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Figure 6—source data 1

Numerical chemiluminescence plate reader data represented in Figure 6a and b.

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Figure 6—source data 2

Numerical chemiluminescence plate reader data represented in Figure 6c and d.

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Figure 6—source data 3

Numerical chemiluminescence plate reader data represented in Figure 6e and f.

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Figure 7 with 1 supplement
Activation of the NADPH oxidase of neutrophil-like cells by HOCl-treated serum albumin and immunoglobulin G occurs predominantly via a PI3K-dependent signaling pathway.

Effect of 10 μM diphenyleneiodonium (DPI; NADPH oxidase inhibitor), 100 nM wortmannin (PI3K inhibitor) and 200 nM Gö 6983 (protein kinase C (PKC) inhibitor) on the NADPH oxidase activation mediated by (a) 3 mg · mL−1 HSA 50xHOCl, (b) 3 mg · mL−1 IgG 150xHOCl and (c) 0.2 µM PMA was tested. (d) Results shown in a, b and c are expressed as integrated total counts (means and standard deviations of three independent measurements) higher than the respective buffer control. Student’s t-test: **p<0.01, ***p<0.001.

https://doi.org/10.7554/eLife.47395.043
Figure 7—source data 1

Numerical chemiluminescence plate reader data represented in Figure 7a and d.

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Figure 7—source data 2

Numerical chemiluminescence plate reader data represented in Figure 7b and d.

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Figure 7—source data 3

Numerical chemiluminescence plate reader data represented in Figure 7c and d.

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Figure 7—figure supplement 1
Addition of catalase, superoxide dismutase (SOD) or both inhibited immune cell-induced chemiluminescence of lucigenin.

(a) The addition of catalase (CAT), superoxide dismutase (SOD) or both to differentiated PLB-985 cells incubated with HOCl-treated HSA prevented lucigenin chemiluminescence. (b) Results shown in a are expressed as integrated total counts (means and standard deviations of three independent measurements) higher or lower than buffer control. Student’s t-test: ***p<0.001. PMA-induced activation of NADPH-oxidase was set to 100%.

https://doi.org/10.7554/eLife.47395.044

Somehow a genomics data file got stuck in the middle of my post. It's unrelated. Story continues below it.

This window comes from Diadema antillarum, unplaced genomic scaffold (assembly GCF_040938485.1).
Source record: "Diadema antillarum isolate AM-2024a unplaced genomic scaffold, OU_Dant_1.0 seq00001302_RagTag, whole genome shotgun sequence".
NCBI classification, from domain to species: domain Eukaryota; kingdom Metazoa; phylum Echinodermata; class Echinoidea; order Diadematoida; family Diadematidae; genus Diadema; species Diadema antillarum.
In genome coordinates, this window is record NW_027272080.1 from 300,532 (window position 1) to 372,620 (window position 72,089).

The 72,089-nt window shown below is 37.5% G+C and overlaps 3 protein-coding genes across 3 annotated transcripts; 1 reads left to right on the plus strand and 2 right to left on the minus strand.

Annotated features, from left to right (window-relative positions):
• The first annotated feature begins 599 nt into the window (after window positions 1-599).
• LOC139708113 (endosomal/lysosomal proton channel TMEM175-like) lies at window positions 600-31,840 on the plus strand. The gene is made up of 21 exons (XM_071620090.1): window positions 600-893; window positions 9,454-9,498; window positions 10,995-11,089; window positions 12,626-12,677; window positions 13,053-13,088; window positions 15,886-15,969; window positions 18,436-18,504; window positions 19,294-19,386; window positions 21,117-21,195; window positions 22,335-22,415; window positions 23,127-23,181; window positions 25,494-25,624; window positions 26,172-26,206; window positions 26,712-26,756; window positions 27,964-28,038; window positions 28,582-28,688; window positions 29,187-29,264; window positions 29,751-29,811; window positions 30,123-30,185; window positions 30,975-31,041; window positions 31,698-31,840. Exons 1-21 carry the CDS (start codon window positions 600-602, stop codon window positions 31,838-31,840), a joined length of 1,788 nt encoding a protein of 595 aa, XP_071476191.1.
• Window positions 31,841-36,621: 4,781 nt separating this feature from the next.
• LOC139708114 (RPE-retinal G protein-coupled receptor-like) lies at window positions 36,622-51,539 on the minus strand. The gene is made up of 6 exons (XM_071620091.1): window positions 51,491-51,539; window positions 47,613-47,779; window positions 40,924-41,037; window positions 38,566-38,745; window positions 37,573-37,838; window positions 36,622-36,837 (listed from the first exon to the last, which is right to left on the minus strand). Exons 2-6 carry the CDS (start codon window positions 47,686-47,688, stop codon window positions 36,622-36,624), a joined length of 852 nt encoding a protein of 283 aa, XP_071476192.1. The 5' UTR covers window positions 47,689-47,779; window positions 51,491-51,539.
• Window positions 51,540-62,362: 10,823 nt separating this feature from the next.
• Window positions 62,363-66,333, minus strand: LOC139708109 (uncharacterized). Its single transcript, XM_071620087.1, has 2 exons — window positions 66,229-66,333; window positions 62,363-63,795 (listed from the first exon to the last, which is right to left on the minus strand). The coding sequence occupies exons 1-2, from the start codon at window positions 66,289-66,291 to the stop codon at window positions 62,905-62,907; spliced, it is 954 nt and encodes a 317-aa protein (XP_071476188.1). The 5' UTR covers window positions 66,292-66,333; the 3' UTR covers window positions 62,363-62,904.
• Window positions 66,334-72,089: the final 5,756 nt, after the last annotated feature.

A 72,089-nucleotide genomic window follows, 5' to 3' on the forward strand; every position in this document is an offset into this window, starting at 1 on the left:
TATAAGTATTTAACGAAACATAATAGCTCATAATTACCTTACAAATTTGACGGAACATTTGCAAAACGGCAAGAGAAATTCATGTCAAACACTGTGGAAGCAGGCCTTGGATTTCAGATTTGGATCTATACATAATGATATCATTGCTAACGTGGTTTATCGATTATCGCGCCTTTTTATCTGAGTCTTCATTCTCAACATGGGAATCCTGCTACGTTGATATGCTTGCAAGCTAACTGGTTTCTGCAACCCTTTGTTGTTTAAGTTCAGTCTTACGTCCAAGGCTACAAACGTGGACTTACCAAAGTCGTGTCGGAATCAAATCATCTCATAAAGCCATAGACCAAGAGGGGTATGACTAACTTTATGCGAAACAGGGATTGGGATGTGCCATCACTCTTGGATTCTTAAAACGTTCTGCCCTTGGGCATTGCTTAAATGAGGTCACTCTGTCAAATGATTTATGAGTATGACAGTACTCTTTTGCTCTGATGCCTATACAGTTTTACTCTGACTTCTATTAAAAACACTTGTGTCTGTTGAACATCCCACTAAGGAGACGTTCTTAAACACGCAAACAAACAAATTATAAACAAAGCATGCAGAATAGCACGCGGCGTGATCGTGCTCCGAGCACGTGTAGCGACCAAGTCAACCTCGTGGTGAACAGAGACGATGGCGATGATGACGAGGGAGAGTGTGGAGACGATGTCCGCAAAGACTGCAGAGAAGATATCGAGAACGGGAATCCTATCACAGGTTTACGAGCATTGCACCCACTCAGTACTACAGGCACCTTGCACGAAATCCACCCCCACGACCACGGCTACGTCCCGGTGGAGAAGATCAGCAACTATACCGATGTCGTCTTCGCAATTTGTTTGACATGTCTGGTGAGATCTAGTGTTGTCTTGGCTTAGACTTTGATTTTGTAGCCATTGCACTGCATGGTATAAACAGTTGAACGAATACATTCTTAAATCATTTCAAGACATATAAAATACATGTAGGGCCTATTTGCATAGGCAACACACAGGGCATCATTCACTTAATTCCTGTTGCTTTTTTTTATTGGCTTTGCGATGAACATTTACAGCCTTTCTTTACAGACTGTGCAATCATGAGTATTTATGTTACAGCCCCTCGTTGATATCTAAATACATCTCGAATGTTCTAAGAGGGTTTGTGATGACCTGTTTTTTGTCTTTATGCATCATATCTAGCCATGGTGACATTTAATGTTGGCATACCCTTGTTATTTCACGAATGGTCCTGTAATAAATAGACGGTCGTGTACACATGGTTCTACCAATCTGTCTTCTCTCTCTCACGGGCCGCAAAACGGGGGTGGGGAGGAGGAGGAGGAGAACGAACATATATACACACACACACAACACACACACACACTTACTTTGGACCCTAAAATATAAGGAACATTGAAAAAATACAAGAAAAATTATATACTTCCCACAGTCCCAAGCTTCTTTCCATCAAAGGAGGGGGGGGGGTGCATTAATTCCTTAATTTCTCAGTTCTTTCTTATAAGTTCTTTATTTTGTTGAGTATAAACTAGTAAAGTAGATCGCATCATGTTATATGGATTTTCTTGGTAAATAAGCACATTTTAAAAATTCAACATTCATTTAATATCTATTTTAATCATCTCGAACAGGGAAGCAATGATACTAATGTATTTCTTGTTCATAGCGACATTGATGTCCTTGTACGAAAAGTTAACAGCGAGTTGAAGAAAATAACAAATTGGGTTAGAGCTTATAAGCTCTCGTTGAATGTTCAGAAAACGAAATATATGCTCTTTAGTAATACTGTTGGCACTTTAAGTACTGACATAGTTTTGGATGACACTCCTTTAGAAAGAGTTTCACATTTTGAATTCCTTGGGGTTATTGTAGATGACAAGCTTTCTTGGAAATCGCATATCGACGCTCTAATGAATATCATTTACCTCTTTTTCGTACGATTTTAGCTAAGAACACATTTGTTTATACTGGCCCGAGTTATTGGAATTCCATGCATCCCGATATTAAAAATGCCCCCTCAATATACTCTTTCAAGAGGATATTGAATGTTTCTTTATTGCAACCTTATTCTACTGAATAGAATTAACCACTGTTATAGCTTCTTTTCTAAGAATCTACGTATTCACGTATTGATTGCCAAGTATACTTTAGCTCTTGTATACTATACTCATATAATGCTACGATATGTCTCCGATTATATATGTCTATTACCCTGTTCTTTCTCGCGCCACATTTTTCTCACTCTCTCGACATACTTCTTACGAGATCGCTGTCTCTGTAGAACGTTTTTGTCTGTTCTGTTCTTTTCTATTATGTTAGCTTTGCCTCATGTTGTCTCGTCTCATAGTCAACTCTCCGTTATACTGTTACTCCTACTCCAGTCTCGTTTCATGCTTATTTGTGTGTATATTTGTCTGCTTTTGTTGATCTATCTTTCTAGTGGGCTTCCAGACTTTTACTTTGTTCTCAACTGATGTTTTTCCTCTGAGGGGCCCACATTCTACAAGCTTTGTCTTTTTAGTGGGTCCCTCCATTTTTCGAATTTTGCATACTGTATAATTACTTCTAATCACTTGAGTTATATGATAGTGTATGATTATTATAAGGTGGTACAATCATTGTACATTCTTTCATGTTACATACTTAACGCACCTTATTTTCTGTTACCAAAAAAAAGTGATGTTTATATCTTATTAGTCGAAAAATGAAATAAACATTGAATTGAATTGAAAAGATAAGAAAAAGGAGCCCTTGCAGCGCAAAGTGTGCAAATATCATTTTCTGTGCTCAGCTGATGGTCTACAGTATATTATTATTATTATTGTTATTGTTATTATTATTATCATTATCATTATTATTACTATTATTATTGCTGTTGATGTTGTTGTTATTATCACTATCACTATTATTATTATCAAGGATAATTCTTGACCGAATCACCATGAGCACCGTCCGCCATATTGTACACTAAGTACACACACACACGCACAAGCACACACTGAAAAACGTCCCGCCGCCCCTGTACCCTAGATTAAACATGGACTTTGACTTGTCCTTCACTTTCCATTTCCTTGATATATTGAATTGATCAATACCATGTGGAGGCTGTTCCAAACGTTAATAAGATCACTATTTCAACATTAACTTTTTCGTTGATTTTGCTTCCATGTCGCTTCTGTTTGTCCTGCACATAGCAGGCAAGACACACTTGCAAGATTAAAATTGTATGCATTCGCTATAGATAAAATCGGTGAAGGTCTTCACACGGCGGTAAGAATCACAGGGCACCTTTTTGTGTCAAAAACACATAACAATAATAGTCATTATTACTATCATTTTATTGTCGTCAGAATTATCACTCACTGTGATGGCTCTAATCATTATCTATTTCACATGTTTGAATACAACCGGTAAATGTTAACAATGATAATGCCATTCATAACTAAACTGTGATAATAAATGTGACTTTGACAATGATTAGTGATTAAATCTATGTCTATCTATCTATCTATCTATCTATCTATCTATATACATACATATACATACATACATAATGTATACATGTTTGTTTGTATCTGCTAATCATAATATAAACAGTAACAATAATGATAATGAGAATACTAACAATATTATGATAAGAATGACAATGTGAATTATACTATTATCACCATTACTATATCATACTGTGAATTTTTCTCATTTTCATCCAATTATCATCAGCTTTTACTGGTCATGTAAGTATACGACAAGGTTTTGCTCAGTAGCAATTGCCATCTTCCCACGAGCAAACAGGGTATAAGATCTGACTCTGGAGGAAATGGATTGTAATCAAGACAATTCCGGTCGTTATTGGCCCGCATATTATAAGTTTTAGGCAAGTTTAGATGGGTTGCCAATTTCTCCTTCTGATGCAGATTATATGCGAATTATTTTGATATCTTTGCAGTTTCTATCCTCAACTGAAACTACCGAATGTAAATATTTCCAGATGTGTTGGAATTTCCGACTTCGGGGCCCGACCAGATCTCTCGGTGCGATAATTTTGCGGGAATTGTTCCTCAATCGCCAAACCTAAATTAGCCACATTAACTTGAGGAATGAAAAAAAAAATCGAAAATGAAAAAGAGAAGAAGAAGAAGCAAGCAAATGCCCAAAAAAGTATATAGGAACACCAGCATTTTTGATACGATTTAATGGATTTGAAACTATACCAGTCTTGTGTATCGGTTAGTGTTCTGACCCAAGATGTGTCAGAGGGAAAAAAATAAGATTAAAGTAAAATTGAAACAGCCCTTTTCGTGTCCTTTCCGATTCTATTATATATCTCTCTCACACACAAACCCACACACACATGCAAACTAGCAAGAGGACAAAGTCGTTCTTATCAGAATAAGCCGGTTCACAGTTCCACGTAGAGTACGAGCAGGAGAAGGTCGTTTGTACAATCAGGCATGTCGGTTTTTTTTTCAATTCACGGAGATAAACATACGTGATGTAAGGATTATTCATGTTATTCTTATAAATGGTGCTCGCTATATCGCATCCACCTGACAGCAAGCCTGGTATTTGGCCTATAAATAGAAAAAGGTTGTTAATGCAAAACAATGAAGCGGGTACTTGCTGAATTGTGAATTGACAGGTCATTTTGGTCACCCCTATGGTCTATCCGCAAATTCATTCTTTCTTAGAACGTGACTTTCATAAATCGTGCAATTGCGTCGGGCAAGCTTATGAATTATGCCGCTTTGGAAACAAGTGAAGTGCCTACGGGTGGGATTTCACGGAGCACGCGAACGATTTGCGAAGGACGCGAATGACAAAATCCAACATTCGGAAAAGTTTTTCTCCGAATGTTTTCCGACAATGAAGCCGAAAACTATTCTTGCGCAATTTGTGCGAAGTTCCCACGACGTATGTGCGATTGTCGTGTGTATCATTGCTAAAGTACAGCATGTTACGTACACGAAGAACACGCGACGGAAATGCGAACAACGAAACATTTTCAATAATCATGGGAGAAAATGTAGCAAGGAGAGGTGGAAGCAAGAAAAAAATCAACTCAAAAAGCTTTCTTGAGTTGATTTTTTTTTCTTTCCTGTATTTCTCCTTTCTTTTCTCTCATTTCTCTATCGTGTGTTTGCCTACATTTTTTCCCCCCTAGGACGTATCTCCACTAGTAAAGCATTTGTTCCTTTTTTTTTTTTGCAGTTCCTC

Figure 7—figure supplement 1—source data 1

Numerical chemiluminescence plate reader data represented in Figure 7—figure supplement 1.

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HOCl-treated serum albumin improves survival of neutrophil-like cells in the presence of the major mycobacterial protein antigen Ag85B.

Differentiated neutrophil-like PLB-985 cells were preincubated with 50 μM Z-VAD-FMK, 155 μM native (HSA UT) or HOCl-treated HSA (HSA 50xHOCl) prior to the addition of 1 μM Ag85B or 2 μM staurosporine. After 1 hr (Ag85B) or 6 hr (staurosporine) of incubation, viability of the variously treated cells was assessed by flow cytometry using Annexin V/propidium iodide (PI) staining. Cells treated only with buffer served as control. (a) Annexin V-FITC vs. propidium iodide dot plots show all analyzed events. Staining of cells simultaneously with Annexin V- FITC (green fluorescence) and the non-vital dye PI (red fluorescence) allows the discrimination of viable, intact cells (FITC-, PI-; Q4), early apoptotic (FITC+, PI-; Q3) and late apoptotic/necrotic cells (FITC+, PI+; Q2). 20,000 events were acquired and recorded per sample. Data were analyzed using FlowJo (version 10) software. Results shown are representative of three experiments. (b) Results of three independent experiments for viable cells are shown (means and standard deviations). Student’s t-test: *p<0.05, **p<0.01, ***p<0.001.

https://doi.org/10.7554/eLife.47395.049
Figure 8—source data 1

Numerical flow cytometry data represented in Figure 8a and b.

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HOCl-treated serum albumin binds to and prevents uptake of the major mycobacterial protein antigen Ag85B by neutrophil-like cells.